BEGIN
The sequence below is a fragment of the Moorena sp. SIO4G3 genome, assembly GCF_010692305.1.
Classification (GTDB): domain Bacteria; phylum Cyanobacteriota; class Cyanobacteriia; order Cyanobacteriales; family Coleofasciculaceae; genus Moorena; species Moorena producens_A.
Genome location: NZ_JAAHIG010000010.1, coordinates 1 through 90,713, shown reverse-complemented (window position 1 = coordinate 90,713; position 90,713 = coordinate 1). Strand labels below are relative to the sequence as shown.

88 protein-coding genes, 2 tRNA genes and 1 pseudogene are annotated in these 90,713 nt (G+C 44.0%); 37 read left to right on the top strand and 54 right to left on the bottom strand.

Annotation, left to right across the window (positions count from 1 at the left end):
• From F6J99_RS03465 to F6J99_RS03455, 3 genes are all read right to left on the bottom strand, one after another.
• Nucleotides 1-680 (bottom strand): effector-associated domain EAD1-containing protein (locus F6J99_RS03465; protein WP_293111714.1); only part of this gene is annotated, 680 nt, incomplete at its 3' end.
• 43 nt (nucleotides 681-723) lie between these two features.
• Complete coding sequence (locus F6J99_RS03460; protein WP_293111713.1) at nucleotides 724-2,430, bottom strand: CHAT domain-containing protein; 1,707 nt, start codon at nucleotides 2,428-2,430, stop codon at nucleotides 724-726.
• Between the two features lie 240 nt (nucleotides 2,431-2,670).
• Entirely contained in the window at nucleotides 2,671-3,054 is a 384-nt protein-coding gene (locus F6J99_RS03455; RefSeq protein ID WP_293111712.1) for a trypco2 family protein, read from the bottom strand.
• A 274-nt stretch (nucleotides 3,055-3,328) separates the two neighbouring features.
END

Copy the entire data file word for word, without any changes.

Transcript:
The sequence below is a fragment of the Moorena sp. SIO4G3 genome, assembly GCF_010692305.1.
Classification (GTDB): domain Bacteria; phylum Cyanobacteriota; class Cyanobacteriia; order Cyanobacteriales; family Coleofasciculaceae; genus Moorena; species Moorena producens_A.
Genome location: NZ_JAAHIG010000010.1, coordinates 1 through 90,713, shown reverse-complemented (window position 1 = coordinate 90,713; position 90,713 = coordinate 1). Strand labels below are relative to the sequence as shown.

88 protein-coding genes, 2 tRNA genes and 1 pseudogene are annotated in these 90,713 nt (G+C 44.0%); 37 read left to right on the top strand and 54 right to left on the bottom strand.

Annotation, left to right across the window (positions count from 1 at the left end):
• From F6J99_RS03465 to F6J99_RS03455, 3 genes are all read right to left on the bottom strand, one after another.
• Nucleotides 1-680 (bottom strand): effector-associated domain EAD1-containing protein (locus F6J99_RS03465; protein WP_293111714.1); only part of this gene is annotated, 680 nt, incomplete at its 3' end.
• 43 nt (nucleotides 681-723) lie between these two features.
• Complete coding sequence (locus F6J99_RS03460; protein WP_293111713.1) at nucleotides 724-2,430, bottom strand: CHAT domain-containing protein; 1,707 nt, start codon at nucleotides 2,428-2,430, stop codon at nucleotides 724-726.
• Between the two features lie 240 nt (nucleotides 2,431-2,670).
• Entirely contained in the window at nucleotides 2,671-3,054 is a 384-nt protein-coding gene (locus F6J99_RS03455; RefSeq protein ID WP_293111712.1) for a trypco2 family protein, read from the bottom strand.
• A 274-nt stretch (nucleotides 3,055-3,328) separates the two neighbouring features.